What did you enjoy most about AWS re:Invent? You can find a survey for the whole conference, as well as individual surveys for each technical session you attended on the AWS re:Invent Sessions page. Surveys will be open until the end of the week (December 7th), so hurry and get your feedback in!

The AWS SDK for Java at re:Invent

The first ever AWS conference, re:Invent, has sold out! If you are one of the lucky people with a conference pass, we hope that you will come to hear Jason Fulghum and me speak about advanced features of the AWS SDK for Java and the AWS Toolkit for Eclipse. On Wednesday morning after the keynote, I’m giving a presentation and live demo of the AWS Toolkit for Eclipse’s features. It’s called Develop, Deploy, and Debug with Eclipse and the AWS SDK for Java:

The AWS SDK for Java and the AWS Toolkit for Eclipse enable developers to easily manage AWS resources, quickly build web scale Java applications that interact with AWS services, and deploy those applications to the AWS platform. In this session, learn what functionality the AWS SDK for Java and the AWS Toolkit for Eclipse provide, see common usage scenarios with the AWS SDK for Java, and discover how to use the management, deployment, and debugging capabilities in the AWS Toolkit for Eclipse.

Then on Thursday afternoon, Jason Fulghum will be sharing our best tips and tricks for getting the most out of the AWS SDK for Java in his presentation, Being Productive with the AWS SDK for Java:

The AWS SDK for Java includes several higher level APIs that make working with AWS simpler. Learn more about higher level APIs such as TransferManager, which allows you to easily manage asynchronous uploads and downloads from Amazon Simple Storage Service (Amazon S3); the AWS DynamoDB Object Persistence Layer, which allows you to annotate your Java classes to specify how the SDK should map them to AWS DynamoDB tables when they are saved and loaded; and other higher level APIs such as the Amazon Simple Email Service (Amazon SES) JavaMail provider.

We hope to see you at re:Invent! But if you can’t make it this year, don’t worry — we’ll be sharing the tips in our talks, and more, right here on the AWS Java Blog in the months to come.

Storing Java objects in Amazon DynamoDB tables

by zachmu | on | in Java | Permalink | Comments |  Share

The AWS SDK for Java makes it easy to store objects in Amazon DynamoDB and get them back out again, all without having to write the code to transform your objects into table items and vice versa. All you need to do is annotate your domain classes in a few places and the SDK will handle the work of getting objects into and out of the database. For example, here’s a minimal User class we want to store in DynamoDB:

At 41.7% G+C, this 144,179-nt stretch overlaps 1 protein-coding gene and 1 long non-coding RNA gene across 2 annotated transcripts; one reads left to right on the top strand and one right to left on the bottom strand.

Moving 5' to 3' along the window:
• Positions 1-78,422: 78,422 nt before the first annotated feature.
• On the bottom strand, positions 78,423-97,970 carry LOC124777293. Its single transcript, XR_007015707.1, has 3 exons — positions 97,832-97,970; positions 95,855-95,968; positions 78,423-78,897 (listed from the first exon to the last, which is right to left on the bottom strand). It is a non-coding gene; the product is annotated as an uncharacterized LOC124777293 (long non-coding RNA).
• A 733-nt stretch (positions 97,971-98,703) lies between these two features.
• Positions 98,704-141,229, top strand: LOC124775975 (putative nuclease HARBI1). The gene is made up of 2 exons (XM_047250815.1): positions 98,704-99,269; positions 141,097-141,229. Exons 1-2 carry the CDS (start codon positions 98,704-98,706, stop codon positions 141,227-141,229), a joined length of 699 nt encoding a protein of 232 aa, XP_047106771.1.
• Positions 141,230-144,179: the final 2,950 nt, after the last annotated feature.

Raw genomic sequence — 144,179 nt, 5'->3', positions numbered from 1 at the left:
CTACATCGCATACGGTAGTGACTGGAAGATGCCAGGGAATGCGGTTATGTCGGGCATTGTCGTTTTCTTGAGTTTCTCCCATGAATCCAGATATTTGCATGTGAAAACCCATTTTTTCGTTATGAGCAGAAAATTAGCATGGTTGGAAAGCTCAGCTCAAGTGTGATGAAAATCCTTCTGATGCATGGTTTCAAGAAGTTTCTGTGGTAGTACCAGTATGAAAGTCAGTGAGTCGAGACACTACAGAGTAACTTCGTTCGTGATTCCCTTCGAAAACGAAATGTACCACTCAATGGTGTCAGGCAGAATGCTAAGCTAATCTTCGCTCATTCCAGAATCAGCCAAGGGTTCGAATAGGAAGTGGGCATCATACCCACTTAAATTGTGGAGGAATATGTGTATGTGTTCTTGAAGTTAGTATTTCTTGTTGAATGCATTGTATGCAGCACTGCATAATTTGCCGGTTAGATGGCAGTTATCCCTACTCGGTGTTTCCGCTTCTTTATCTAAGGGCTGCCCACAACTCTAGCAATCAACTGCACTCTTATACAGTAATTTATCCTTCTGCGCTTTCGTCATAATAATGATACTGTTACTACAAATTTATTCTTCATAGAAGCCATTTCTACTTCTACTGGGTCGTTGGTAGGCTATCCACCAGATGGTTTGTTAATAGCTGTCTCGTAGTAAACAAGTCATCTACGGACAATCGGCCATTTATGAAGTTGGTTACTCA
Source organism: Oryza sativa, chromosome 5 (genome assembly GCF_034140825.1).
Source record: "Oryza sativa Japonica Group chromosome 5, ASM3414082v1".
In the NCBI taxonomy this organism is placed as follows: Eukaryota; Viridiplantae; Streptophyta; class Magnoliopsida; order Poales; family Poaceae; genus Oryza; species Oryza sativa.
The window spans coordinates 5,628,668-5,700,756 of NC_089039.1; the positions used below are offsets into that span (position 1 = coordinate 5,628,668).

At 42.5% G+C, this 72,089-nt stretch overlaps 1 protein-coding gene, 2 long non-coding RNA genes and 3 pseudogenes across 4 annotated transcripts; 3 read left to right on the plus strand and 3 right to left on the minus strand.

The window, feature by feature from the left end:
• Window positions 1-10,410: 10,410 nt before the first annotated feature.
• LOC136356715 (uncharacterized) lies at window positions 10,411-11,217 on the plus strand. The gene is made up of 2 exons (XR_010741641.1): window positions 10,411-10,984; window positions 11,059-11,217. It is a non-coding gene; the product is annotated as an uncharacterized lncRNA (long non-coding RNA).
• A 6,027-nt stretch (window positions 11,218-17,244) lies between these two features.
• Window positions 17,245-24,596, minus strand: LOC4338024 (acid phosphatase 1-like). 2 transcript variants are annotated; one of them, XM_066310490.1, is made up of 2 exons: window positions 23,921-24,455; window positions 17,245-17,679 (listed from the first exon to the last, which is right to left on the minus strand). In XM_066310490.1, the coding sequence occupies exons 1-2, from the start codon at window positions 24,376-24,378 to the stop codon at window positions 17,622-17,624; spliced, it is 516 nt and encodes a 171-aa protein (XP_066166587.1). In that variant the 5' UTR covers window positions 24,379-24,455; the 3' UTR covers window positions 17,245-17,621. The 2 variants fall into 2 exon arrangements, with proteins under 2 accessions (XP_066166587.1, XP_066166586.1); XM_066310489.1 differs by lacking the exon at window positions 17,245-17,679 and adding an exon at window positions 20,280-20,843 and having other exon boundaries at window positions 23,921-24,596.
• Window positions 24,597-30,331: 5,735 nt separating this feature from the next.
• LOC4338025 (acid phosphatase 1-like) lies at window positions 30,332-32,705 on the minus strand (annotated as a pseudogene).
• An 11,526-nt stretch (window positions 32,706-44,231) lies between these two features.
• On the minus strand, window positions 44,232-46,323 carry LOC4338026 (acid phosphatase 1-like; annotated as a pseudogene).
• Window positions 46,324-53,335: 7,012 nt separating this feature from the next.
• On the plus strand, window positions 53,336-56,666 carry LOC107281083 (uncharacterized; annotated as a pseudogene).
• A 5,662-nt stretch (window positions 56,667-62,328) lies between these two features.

@DynamoDBTable(tableName = "users")
public class User {
 
    private Integer id;
    private Set<String> friends;
    private String status;
 
    @DynamoDBHashKey
    public Integer getId() { return id; }
    public void setId(Integer id) { this.id = id; }
 
    @DynamoDBAttribute
    public Set<String> getFriends() { return friends; }
    public void setFriends(Set<String> friends) { this.friends = friends; }
 
    @DynamoDBAttribute
    public String getStatus() { return status; }
    public void setStatus(String status) { this.status = status; }
}

The DynamoDBMapper utility class makes it simple to store instances of this class in DynamoDB.

AmazonDynamoDB dynamo = new AmazonDynamoDBClient(awsCredentials);
DynamoDBMapper mapper = new DynamoDBMapper(dynamo);
 
// save a new item
mapper.save(newUser);
 
// update the item
newUser.setStatus("active");
newUser.getFriends().remove("Jeremy");
mapper.save(newUser);
 
// delete the item
mapper.delete(newUser);

DynamoDBMapper can also handle query and scan operations with automatic result pagination, optimistic locking, automatic hash key generation, custom marshaling logic, and much more. For more detail, see this article.

Welcome to the AWS SDKs and Tools Java blog

Welcome to the AWS SDKs and Tools Java blog. We’re glad to see you here!

This blog features information for AWS Java developers, including:

  • Demonstrations of new features in the AWS SDK for Java
  • Announcements of new features in the AWS Toolkit for Eclipse
  • Best practices for using the SDK
  • Important AWS product announcements for Java developers
  • Lots of code samples

You’ll see content from many of our team members, including developers from the SDKs and Tools team, as well as Java developers from service teams.

We hope you come back often to visit or subscribe to our blog using the RSS feed button at the top of the page. If you’d like us to cover any specific topics, please let us know and we’ll do our best.